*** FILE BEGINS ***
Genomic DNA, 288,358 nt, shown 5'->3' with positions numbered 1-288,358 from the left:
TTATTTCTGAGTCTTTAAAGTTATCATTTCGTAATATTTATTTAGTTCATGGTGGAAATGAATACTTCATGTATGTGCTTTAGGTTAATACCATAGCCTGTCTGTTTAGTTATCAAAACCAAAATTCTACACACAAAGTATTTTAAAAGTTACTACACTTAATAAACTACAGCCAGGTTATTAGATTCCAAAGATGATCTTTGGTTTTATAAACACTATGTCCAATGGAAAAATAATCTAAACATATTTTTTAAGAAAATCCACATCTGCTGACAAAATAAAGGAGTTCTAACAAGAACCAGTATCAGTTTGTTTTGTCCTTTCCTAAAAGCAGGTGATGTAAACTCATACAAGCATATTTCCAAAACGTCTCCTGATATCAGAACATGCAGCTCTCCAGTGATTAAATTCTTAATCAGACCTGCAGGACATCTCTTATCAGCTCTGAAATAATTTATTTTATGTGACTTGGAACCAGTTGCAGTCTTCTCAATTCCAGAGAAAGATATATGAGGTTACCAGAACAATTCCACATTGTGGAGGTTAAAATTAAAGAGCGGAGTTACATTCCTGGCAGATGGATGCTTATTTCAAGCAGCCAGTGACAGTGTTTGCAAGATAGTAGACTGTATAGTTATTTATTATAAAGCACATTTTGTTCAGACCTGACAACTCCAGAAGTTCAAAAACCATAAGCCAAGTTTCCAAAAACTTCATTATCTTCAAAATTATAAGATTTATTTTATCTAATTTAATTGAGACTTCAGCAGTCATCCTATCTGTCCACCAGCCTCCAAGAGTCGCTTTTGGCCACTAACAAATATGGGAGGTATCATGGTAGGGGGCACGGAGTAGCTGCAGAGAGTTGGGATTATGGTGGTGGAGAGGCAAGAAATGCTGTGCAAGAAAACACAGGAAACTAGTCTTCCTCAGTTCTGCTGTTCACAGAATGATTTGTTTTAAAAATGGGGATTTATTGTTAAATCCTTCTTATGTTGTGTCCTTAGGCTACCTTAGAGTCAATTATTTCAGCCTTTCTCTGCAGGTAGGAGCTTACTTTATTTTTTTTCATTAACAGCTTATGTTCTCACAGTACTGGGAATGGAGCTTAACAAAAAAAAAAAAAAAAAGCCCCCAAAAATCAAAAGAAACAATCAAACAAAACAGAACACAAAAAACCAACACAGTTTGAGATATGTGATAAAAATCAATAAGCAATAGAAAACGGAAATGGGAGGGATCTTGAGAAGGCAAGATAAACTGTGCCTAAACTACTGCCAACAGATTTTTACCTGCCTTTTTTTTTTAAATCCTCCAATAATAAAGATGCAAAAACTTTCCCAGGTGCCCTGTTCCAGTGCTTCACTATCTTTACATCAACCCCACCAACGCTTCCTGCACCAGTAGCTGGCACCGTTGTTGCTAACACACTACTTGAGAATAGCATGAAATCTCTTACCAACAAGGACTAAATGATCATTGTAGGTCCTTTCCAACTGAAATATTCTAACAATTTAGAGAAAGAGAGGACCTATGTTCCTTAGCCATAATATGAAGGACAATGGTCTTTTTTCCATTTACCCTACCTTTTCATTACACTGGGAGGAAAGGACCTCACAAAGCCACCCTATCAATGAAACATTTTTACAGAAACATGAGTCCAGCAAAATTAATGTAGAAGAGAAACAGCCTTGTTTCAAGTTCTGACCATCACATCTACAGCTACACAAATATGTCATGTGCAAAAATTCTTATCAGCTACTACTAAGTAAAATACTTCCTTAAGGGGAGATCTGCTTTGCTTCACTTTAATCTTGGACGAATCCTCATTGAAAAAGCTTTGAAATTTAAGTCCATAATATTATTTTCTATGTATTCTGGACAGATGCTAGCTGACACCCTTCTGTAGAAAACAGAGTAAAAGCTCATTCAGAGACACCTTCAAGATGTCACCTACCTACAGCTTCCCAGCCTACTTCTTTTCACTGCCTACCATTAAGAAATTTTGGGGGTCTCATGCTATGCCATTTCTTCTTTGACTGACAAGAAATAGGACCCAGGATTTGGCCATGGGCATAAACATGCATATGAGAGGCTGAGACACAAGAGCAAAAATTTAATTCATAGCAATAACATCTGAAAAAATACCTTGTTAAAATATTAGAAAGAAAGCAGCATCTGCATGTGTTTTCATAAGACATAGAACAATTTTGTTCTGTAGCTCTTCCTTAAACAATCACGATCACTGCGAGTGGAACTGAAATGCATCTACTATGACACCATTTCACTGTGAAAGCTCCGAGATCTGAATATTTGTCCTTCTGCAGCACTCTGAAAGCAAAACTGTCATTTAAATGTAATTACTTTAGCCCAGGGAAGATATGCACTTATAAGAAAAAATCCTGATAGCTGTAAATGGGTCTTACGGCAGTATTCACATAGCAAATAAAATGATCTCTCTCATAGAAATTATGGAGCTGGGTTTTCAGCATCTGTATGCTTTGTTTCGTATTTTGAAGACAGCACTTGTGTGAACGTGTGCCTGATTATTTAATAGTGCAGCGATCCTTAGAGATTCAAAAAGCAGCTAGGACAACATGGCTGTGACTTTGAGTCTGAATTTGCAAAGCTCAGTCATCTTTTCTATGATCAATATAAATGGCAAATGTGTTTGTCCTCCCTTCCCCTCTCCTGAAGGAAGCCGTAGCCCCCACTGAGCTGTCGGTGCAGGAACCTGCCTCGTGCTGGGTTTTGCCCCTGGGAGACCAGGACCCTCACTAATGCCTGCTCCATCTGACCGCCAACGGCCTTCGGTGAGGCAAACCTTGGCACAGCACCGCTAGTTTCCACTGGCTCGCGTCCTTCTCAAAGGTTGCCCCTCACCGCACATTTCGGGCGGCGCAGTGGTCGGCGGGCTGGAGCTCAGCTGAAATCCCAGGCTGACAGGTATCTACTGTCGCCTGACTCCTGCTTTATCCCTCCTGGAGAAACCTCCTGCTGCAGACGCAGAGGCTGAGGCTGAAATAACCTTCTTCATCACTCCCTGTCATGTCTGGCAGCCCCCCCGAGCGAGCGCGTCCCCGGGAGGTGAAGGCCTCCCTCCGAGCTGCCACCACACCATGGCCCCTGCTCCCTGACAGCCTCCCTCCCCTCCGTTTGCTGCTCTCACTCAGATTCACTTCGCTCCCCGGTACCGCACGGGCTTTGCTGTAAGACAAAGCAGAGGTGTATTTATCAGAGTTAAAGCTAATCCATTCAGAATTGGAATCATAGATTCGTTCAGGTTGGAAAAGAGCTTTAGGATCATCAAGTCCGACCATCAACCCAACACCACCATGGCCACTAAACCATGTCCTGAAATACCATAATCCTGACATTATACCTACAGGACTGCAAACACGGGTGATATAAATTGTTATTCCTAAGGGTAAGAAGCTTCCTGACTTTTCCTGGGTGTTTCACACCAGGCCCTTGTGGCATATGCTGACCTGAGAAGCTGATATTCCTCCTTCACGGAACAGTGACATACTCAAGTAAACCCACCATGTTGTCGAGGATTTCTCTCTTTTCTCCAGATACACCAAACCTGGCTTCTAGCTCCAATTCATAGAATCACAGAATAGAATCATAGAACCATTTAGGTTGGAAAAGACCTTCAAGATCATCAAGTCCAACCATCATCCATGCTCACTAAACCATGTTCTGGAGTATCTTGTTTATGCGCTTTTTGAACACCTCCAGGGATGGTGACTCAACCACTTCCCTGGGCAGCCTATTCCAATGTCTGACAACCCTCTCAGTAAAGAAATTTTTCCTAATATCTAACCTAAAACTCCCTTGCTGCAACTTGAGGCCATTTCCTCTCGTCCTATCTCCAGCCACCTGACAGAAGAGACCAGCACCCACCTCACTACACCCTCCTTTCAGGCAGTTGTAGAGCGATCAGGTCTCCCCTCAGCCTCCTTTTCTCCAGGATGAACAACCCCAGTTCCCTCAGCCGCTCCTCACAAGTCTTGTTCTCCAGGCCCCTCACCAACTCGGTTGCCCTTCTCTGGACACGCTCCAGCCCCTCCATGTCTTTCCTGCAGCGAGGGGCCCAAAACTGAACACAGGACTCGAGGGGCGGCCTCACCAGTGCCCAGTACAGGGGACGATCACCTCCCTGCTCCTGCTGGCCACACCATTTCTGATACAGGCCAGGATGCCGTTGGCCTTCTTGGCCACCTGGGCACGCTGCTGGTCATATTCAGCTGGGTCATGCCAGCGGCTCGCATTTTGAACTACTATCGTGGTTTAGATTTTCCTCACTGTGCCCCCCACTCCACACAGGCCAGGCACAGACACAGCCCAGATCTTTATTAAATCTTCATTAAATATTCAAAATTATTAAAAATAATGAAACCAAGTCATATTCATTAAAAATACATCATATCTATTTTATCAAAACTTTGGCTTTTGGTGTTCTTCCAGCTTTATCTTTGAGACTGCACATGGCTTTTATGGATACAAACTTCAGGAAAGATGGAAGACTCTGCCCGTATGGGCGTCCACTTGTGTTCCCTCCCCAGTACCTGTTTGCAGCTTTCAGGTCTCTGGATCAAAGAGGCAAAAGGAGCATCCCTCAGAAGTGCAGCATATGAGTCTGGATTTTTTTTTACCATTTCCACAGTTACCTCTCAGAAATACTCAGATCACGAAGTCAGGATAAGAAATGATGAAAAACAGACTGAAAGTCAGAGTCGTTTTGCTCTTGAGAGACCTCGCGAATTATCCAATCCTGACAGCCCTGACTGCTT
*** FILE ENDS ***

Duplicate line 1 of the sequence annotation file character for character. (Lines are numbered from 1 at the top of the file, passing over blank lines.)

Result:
Genomic DNA, 288,358 nt, shown 5'->3' with positions numbered 1-288,358 from the left: